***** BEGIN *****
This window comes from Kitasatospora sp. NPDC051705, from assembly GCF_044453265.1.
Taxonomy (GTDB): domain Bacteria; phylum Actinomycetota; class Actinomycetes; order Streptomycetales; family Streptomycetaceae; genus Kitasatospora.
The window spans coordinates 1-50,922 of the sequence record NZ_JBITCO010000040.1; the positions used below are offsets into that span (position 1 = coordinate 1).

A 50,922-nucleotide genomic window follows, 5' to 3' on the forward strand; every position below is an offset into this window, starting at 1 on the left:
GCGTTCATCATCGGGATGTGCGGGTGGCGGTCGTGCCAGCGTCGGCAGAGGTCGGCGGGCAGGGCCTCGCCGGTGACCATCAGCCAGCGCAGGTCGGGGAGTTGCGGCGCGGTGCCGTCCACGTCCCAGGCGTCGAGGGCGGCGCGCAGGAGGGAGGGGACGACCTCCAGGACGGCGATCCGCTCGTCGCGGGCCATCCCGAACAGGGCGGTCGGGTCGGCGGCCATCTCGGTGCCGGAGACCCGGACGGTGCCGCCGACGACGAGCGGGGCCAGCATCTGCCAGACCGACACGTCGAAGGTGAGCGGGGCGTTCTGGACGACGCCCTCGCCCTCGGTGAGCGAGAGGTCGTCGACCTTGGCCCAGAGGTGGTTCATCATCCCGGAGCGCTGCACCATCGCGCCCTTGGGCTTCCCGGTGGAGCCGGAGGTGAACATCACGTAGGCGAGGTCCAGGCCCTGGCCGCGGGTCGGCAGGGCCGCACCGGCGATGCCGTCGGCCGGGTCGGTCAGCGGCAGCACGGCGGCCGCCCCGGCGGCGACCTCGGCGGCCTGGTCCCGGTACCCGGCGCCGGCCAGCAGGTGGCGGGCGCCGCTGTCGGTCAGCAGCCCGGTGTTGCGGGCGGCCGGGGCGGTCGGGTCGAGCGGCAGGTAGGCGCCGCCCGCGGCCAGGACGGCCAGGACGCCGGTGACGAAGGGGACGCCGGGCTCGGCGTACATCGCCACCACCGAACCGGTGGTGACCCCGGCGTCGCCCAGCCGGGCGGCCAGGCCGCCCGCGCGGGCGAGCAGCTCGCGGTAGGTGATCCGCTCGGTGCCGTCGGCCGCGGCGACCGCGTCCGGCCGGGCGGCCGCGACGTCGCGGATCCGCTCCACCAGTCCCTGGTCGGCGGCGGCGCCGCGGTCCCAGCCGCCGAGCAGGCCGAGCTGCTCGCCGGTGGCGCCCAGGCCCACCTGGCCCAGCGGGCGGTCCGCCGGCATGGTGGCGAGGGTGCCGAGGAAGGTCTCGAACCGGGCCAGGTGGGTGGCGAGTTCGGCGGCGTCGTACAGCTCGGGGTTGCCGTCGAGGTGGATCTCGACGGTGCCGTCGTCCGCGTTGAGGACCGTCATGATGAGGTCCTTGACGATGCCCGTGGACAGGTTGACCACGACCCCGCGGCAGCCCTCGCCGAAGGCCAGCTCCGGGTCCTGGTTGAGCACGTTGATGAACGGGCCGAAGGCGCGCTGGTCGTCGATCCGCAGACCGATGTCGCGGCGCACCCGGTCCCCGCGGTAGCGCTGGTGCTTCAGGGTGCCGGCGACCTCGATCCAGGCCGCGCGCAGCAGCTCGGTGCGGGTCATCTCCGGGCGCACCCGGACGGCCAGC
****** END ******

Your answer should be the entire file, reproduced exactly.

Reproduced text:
This window comes from Kitasatospora sp. NPDC051705, from assembly GCF_044453265.1.
Taxonomy (GTDB): domain Bacteria; phylum Actinomycetota; class Actinomycetes; order Streptomycetales; family Streptomycetaceae; genus Kitasatospora.
The window spans coordinates 1-50,922 of the sequence record NZ_JBITCO010000040.1; the positions used below are offsets into that span (position 1 = coordinate 1).

A 50,922-nucleotide genomic window follows, 5' to 3' on the forward strand; every position below is an offset into this window, starting at 1 on the left:
GCGTTCATCATCGGGATGTGCGGGTGGCGGTCGTGCCAGCGTCGGCAGAGGTCGGCGGGCAGGGCCTCGCCGGTGACCATCAGCCAGCGCAGGTCGGGGAGTTGCGGCGCGGTGCCGTCCACGTCCCAGGCGTCGAGGGCGGCGCGCAGGAGGGAGGGGACGACCTCCAGGACGGCGATCCGCTCGTCGCGGGCCATCCCGAACAGGGCGGTCGGGTCGGCGGCCATCTCGGTGCCGGAGACCCGGACGGTGCCGCCGACGACGAGCGGGGCCAGCATCTGCCAGACCGACACGTCGAAGGTGAGCGGGGCGTTCTGGACGACGCCCTCGCCCTCGGTGAGCGAGAGGTCGTCGACCTTGGCCCAGAGGTGGTTCATCATCCCGGAGCGCTGCACCATCGCGCCCTTGGGCTTCCCGGTGGAGCCGGAGGTGAACATCACGTAGGCGAGGTCCAGGCCCTGGCCGCGGGTCGGCAGGGCCGCACCGGCGATGCCGTCGGCCGGGTCGGTCAGCGGCAGCACGGCGGCCGCCCCGGCGGCGACCTCGGCGGCCTGGTCCCGGTACCCGGCGCCGGCCAGCAGGTGGCGGGCGCCGCTGTCGGTCAGCAGCCCGGTGTTGCGGGCGGCCGGGGCGGTCGGGTCGAGCGGCAGGTAGGCGCCGCCCGCGGCCAGGACGGCCAGGACGCCGGTGACGAAGGGGACGCCGGGCTCGGCGTACATCGCCACCACCGAACCGGTGGTGACCCCGGCGTCGCCCAGCCGGGCGGCCAGGCCGCCCGCGCGGGCGAGCAGCTCGCGGTAGGTGATCCGCTCGGTGCCGTCGGCCGCGGCGACCGCGTCCGGCCGGGCGGCCGCGACGTCGCGGATCCGCTCCACCAGTCCCTGGTCGGCGGCGGCGCCGCGGTCCCAGCCGCCGAGCAGGCCGAGCTGCTCGCCGGTGGCGCCCAGGCCCACCTGGCCCAGCGGGCGGTCCGCCGGCATGGTGGCGAGGGTGCCGAGGAAGGTCTCGAACCGGGCCAGGTGGGTGGCGAGTTCGGCGGCGTCGTACAGCTCGGGGTTGCCGTCGAGGTGGATCTCGACGGTGCCGTCGTCCGCGTTGAGGACCGTCATGATGAGGTCCTTGACGATGCCCGTGGACAGGTTGACCACGACCCCGCGGCAGCCCTCGCCGAAGGCCAGCTCCGGGTCCTGGTTGAGCACGTTGATGAACGGGCCGAAGGCGCGCTGGTCGTCGATCCGCAGACCGATGTCGCGGCGCACCCGGTCCCCGCGGTAGCGCTGGTGCTTCAGGGTGCCGGCGACCTCGATCCAGGCCGCGCGCAGCAGCTCGGTGCGGGTCATCTCCGGGCGCACCCGGACGGCCAGC